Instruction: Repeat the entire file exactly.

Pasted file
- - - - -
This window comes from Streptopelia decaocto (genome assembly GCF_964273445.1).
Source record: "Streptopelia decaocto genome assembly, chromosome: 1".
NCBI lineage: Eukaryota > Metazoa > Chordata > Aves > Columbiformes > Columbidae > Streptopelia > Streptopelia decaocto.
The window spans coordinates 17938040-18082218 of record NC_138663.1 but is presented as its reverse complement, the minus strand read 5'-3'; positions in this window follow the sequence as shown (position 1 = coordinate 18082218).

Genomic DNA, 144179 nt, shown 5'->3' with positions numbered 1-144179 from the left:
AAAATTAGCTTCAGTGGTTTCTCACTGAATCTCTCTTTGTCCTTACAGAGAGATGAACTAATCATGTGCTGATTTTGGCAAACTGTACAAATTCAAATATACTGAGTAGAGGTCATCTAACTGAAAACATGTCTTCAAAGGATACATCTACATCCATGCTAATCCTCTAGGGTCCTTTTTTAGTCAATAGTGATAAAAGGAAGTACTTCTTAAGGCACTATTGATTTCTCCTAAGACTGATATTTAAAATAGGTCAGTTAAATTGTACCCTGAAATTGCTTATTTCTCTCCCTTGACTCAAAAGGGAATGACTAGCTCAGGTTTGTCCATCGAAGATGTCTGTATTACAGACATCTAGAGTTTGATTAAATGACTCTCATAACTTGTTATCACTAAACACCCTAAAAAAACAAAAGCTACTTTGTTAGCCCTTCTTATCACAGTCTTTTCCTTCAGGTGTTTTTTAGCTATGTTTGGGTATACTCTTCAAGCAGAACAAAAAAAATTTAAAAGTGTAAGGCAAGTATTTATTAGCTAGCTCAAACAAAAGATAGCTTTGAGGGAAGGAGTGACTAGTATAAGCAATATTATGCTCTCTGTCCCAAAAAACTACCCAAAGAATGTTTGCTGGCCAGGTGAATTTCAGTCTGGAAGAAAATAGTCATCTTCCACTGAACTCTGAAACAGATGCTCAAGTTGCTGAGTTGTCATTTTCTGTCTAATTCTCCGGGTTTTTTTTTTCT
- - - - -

This window comes from Streptopelia decaocto (genome assembly GCF_964273445.1).
Source record: "Streptopelia decaocto genome assembly, chromosome: 1".
NCBI lineage: Eukaryota > Metazoa > Chordata > Aves > Columbiformes > Columbidae > Streptopelia > Streptopelia decaocto.
The window spans coordinates 17938040-18082218 of record NC_138663.1 but is presented as its reverse complement, the minus strand read 5'-3'; positions in this window follow the sequence as shown (position 1 = coordinate 18082218).

Genomic DNA, 144179 nt, shown 5'->3' with positions numbered 1-144179 from the left:
AAAATTAGCTTCAGTGGTTTCTCACTGAATCTCTCTTTGTCCTTACAGAGAGATGAACTAATCATGTGCTGATTTTGGCAAACTGTACAAATTCAAATATACTGAGTAGAGGTCATCTAACTGAAAACATGTCTTCAAAGGATACATCTACATCCATGCTAATCCTCTAGGGTCCTTTTTTAGTCAATAGTGATAAAAGGAAGTACTTCTTAAGGCACTATTGATTTCTCCTAAGACTGATATTTAAAATAGGTCAGTTAAATTGTACCCTGAAATTGCTTATTTCTCTCCCTTGACTCAAAAGGGAATGACTAGCTCAGGTTTGTCCATCGAAGATGTCTGTATTACAGACATCTAGAGTTTGATTAAATGACTCTCATAACTTGTTATCACTAAACACCCTAAAAAAACAAAAGCTACTTTGTTAGCCCTTCTTATCACAGTCTTTTCCTTCAGGTGTTTTTTAGCTATGTTTGGGTATACTCTTCAAGCAGAACAAAAAAAATTTAAAAGTGTAAGGCAAGTATTTATTAGCTAGCTCAAACAAAAGATAGCTTTGAGGGAAGGAGTGACTAGTATAAGCAATATTATGCTCTCTGTCCCAAAAAACTACCCAAAGAATGTTTGCTGGCCAGGTGAATTTCAGTCTGGAAGAAAATAGTCATCTTCCACTGAACTCTGAAACAGATGCTCAAGTTGCTGAGTTGTCATTTTCTGTCTAATTCTCCGGGTTTTTTTTTTCT